U.S. Central Command said that the U.S. military is investigating the possibility that a software problem in the Patriot Missile defense system may be responsible for targeting two friendly aircraft, but that other scenarios could just as likely be responsible for the mishaps.
"They're looking into a software problem. They're going to check everything out. When they do find a fault, they'll put it out to the rest of the world," said Navy Lt. Commander Charles Owens.
On Sunday, a Patriot Missile battery on the Kuwait border accidentally shot down a British Royal Air Force (RAF) Tornado GR-4 aircraft that was returning from a mission over Iraq. Two British pilots were killed in the incident.
Then on Monday a U.S. F-16 fighter jet fired at and destroyed a Patriot battery's radar dish after the pilot said the Patriot had 'locked on' to the plane.
Published reports have linked the mishaps to software problems with the Patriot.
A Washington Post story on Tuesday quoted unnamed Pentagon officials saying that the cause of the incidents was "obviously a software glitch."
According to the Post, the crew of the Patriot battery had "taken cover" from incoming artillery shortly before the F-16 was locked on to by the Patriot, leaving the missile battery to operate "largely on automatic."
A story on the Web site of Radio Australia also quotes an unnamed British Royal Air Force commander saying that a software "glitch" led to the accidental downing of the RAF plane.
The software error caused the missile battery to read the RAF Tornado as an Iraqi missile, according to the Radio Australia report.
In a briefing at U.S. Central Command in Doha, Qatar, on Thursday, however, General Vince Brooks, deputy director of operations, said that more needs to be known about the downing of the Tornado before the military makes a statement.
"We had the unfortunate incident with a Patriot Missile against a U.K. GR-4 aircraft. We will be truthful with you about it when we know some more, but right now, all reports are currently under investigation," Brooks said.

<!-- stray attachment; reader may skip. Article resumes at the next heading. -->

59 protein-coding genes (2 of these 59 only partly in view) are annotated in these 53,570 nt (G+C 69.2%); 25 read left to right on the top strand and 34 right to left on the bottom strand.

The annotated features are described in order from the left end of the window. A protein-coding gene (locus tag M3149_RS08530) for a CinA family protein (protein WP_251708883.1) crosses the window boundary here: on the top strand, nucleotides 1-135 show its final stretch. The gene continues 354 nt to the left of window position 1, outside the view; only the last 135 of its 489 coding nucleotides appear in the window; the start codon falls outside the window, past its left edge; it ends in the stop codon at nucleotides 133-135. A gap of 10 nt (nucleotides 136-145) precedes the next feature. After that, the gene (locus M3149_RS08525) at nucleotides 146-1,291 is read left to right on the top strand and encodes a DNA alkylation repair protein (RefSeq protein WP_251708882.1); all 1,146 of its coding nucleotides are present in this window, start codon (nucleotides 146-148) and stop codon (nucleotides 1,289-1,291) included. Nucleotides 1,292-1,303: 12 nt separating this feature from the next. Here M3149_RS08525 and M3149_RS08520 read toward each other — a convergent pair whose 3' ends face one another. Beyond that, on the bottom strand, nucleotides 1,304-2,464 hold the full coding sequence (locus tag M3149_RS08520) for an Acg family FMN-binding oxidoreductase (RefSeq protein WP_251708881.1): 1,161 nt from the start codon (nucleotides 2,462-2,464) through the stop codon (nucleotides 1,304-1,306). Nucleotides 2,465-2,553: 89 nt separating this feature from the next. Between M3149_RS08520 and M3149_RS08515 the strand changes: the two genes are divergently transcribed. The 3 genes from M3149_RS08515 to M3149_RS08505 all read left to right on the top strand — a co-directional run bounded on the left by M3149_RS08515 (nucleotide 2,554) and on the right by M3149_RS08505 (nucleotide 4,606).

In a briefing on Saturday, Major General Peter Wall said that the army checked its procedures for the Patriot following the incident and was "satisfied."
Defense industry experts disagreed about the possibility of a software problem being solely responsible for downing a friendly aircraft.
"An operator has to lock on," said one industry expert who is familiar with the operation of the Patriot.
"If you're sitting in there, the radar is tracking everything in the sky. The operator moves a track ball, puts on one of the symbols, clicks on that and pulls up all the information -- speed, heading, altitude."
That information, as well as an Identification Friend or Foe (IFF) beacon on the RAF plane would have identified it as a friendly aircraft and distinguished it from an incoming Iraqi missile, the expert said.
Contrary to what the Post report said, the Patriot cannot function in an automated mode, the expert said.
"There's always a soldier, a man in the loop who makes the decision," he said.
However, information on the Web page of Raytheon Co., the company that manufactures both the Patriot and its radar system indicates otherwise, listing "automated operations - including man-in-the-loop (human) override" as a "key feature" of the Patriot system.
A likely scenario has problems with the Patriot's radar combining with human error to result in friendly fire, according to Victoria Samson, a research associate at the Center for Defense Information in Washington, D.C.
"A soldier at the radar might have seen something come in that didn't have a beacon and launched (a missile) before checking," Samson said.
Recent operational testing of the latest Patriot Missile, the PAC-3, revealed software problems, Samson said.
Experts agree that without hard information about the circumstances that preceded incidents on Sunday and Monday, theories on whether software, procedural or human error -- or some combination of those factors -- were to blame are pure speculation.
But those who remember how claims about the Patriot's performance during the first Gulf War were later disputed say that it's reasonable to be skeptical of the claims made by Patriot boosters this time around.
"I hope (the Patriot Missile systems) are doing well. They're certainly vastly improved over the last ten years. Whether they're as reliable as their creators would like them to be? The jury's still out on that," Samson said.